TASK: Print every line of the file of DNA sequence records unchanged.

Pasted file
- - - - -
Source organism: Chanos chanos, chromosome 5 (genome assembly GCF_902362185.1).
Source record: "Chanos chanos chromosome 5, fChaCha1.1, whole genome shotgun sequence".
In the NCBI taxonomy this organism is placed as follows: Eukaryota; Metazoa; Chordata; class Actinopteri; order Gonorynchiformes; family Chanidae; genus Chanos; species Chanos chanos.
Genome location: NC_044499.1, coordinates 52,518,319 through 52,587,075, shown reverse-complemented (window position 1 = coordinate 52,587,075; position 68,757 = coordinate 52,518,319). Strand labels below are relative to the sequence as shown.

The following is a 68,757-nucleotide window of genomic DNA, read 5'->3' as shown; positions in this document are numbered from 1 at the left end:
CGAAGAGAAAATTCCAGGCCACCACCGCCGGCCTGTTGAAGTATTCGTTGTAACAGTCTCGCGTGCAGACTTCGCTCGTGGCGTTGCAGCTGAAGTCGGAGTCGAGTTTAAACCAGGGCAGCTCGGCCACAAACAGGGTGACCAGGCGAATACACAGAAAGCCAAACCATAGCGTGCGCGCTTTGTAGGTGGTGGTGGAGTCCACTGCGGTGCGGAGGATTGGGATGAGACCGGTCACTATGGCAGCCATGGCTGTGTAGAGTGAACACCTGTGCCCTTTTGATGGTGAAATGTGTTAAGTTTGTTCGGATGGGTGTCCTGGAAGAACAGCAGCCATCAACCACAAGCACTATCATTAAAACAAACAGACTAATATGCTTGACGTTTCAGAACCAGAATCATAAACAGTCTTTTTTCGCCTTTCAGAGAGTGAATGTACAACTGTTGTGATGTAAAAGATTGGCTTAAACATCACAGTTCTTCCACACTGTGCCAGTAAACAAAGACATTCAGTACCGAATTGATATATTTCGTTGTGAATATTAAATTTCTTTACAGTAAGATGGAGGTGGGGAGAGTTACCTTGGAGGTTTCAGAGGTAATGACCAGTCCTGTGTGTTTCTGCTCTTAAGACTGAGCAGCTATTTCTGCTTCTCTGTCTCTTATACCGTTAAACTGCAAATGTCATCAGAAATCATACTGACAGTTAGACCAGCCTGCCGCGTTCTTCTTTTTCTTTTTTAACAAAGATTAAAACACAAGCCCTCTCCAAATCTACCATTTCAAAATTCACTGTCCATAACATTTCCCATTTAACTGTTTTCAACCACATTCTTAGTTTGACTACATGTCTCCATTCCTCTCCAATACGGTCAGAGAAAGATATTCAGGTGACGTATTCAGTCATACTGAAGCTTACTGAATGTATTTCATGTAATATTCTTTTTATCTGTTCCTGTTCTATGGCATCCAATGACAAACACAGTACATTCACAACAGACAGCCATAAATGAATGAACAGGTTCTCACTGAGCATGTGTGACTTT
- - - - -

Source organism: Chanos chanos, chromosome 5 (genome assembly GCF_902362185.1).
Source record: "Chanos chanos chromosome 5, fChaCha1.1, whole genome shotgun sequence".
In the NCBI taxonomy this organism is placed as follows: Eukaryota; Metazoa; Chordata; class Actinopteri; order Gonorynchiformes; family Chanidae; genus Chanos; species Chanos chanos.
Genome location: NC_044499.1, coordinates 52,518,319 through 52,587,075, shown reverse-complemented (window position 1 = coordinate 52,587,075; position 68,757 = coordinate 52,518,319). Strand labels below are relative to the sequence as shown.

The following is a 68,757-nucleotide window of genomic DNA, read 5'->3' as shown; positions in this document are numbered from 1 at the left end:
CGAAGAGAAAATTCCAGGCCACCACCGCCGGCCTGTTGAAGTATTCGTTGTAACAGTCTCGCGTGCAGACTTCGCTCGTGGCGTTGCAGCTGAAGTCGGAGTCGAGTTTAAACCAGGGCAGCTCGGCCACAAACAGGGTGACCAGGCGAATACACAGAAAGCCAAACCATAGCGTGCGCGCTTTGTAGGTGGTGGTGGAGTCCACTGCGGTGCGGAGGATTGGGATGAGACCGGTCACTATGGCAGCCATGGCTGTGTAGAGTGAACACCTGTGCCCTTTTGATGGTGAAATGTGTTAAGTTTGTTCGGATGGGTGTCCTGGAAGAACAGCAGCCATCAACCACAAGCACTATCATTAAAACAAACAGACTAATATGCTTGACGTTTCAGAACCAGAATCATAAACAGTCTTTTTTCGCCTTTCAGAGAGTGAATGTACAACTGTTGTGATGTAAAAGATTGGCTTAAACATCACAGTTCTTCCACACTGTGCCAGTAAACAAAGACATTCAGTACCGAATTGATATATTTCGTTGTGAATATTAAATTTCTTTACAGTAAGATGGAGGTGGGGAGAGTTACCTTGGAGGTTTCAGAGGTAATGACCAGTCCTGTGTGTTTCTGCTCTTAAGACTGAGCAGCTATTTCTGCTTCTCTGTCTCTTATACCGTTAAACTGCAAATGTCATCAGAAATCATACTGACAGTTAGACCAGCCTGCCGCGTTCTTCTTTTTCTTTTTTAACAAAGATTAAAACACAAGCCCTCTCCAAATCTACCATTTCAAAATTCACTGTCCATAACATTTCCCATTTAACTGTTTTCAACCACATTCTTAGTTTGACTACATGTCTCCATTCCTCTCCAATACGGTCAGAGAAAGATATTCAGGTGACGTATTCAGTCATACTGAAGCTTACTGAATGTATTTCATGTAATATTCTTTTTATCTGTTCCTGTTCTATGGCATCCAATGACAAACACAGTACATTCACAACAGACAGCCATAAATGAATGAACAGGTTCTCACTGAGCATGTGTGACTTT